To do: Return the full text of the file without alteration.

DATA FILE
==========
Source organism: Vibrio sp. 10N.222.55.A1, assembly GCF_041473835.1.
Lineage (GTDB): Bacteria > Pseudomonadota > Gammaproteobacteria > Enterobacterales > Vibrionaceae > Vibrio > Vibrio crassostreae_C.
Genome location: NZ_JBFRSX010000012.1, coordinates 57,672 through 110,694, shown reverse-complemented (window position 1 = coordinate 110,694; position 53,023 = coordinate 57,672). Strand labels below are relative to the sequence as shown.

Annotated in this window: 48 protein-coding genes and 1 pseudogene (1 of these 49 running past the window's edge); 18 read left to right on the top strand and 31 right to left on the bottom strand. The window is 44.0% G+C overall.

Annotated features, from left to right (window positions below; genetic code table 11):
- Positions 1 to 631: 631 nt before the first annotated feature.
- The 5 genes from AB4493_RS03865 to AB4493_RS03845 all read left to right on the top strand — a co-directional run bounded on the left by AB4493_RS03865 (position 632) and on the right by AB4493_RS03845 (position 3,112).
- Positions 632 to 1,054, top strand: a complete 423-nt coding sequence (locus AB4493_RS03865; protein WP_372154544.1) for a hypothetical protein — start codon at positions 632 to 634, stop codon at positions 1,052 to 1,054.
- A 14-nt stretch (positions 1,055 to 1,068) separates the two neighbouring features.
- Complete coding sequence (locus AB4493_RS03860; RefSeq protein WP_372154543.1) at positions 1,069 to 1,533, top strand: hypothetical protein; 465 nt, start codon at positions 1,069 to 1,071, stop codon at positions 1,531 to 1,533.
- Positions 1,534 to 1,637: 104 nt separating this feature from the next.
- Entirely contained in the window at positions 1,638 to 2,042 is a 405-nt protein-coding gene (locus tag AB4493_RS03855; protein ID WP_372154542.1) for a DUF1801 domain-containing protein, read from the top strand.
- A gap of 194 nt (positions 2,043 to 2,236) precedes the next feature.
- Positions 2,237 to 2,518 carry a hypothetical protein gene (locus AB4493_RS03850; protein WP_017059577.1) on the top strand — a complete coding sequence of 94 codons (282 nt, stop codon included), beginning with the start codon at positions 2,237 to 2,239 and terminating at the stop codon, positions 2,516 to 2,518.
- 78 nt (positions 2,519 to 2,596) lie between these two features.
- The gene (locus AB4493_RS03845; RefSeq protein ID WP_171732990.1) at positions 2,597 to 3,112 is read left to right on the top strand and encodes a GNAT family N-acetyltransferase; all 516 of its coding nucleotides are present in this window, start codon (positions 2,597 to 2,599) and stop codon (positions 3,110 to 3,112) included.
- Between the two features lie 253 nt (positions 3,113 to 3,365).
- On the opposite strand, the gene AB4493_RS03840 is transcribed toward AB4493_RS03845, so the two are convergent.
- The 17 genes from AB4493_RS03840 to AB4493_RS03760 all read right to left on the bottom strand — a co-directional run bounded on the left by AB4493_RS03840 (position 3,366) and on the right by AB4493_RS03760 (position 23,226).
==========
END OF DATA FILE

Source organism: Vibrio sp. 10N.222.55.A1, assembly GCF_041473835.1.
Lineage (GTDB): Bacteria > Pseudomonadota > Gammaproteobacteria > Enterobacterales > Vibrionaceae > Vibrio > Vibrio crassostreae_C.
Genome location: NZ_JBFRSX010000012.1, coordinates 57,672 through 110,694, shown reverse-complemented (window position 1 = coordinate 110,694; position 53,023 = coordinate 57,672). Strand labels below are relative to the sequence as shown.

Annotated in this window: 48 protein-coding genes and 1 pseudogene (1 of these 49 running past the window's edge); 18 read left to right on the top strand and 31 right to left on the bottom strand. The window is 44.0% G+C overall.

Annotated features, from left to right (window positions below; genetic code table 11):
- Positions 1 to 631: 631 nt before the first annotated feature.
- The 5 genes from AB4493_RS03865 to AB4493_RS03845 all read left to right on the top strand — a co-directional run bounded on the left by AB4493_RS03865 (position 632) and on the right by AB4493_RS03845 (position 3,112).
- Positions 632 to 1,054, top strand: a complete 423-nt coding sequence (locus AB4493_RS03865; protein WP_372154544.1) for a hypothetical protein — start codon at positions 632 to 634, stop codon at positions 1,052 to 1,054.
- A 14-nt stretch (positions 1,055 to 1,068) separates the two neighbouring features.
- Complete coding sequence (locus AB4493_RS03860; RefSeq protein WP_372154543.1) at positions 1,069 to 1,533, top strand: hypothetical protein; 465 nt, start codon at positions 1,069 to 1,071, stop codon at positions 1,531 to 1,533.
- Positions 1,534 to 1,637: 104 nt separating this feature from the next.
- Entirely contained in the window at positions 1,638 to 2,042 is a 405-nt protein-coding gene (locus tag AB4493_RS03855; protein ID WP_372154542.1) for a DUF1801 domain-containing protein, read from the top strand.
- A gap of 194 nt (positions 2,043 to 2,236) precedes the next feature.
- Positions 2,237 to 2,518 carry a hypothetical protein gene (locus AB4493_RS03850; protein WP_017059577.1) on the top strand — a complete coding sequence of 94 codons (282 nt, stop codon included), beginning with the start codon at positions 2,237 to 2,239 and terminating at the stop codon, positions 2,516 to 2,518.
- 78 nt (positions 2,519 to 2,596) lie between these two features.
- The gene (locus AB4493_RS03845; RefSeq protein ID WP_171732990.1) at positions 2,597 to 3,112 is read left to right on the top strand and encodes a GNAT family N-acetyltransferase; all 516 of its coding nucleotides are present in this window, start codon (positions 2,597 to 2,599) and stop codon (positions 3,110 to 3,112) included.
- Between the two features lie 253 nt (positions 3,113 to 3,365).
- On the opposite strand, the gene AB4493_RS03840 is transcribed toward AB4493_RS03845, so the two are convergent.
- The 17 genes from AB4493_RS03840 to AB4493_RS03760 all read right to left on the bottom strand — a co-directional run bounded on the left by AB4493_RS03840 (position 3,366) and on the right by AB4493_RS03760 (position 23,226).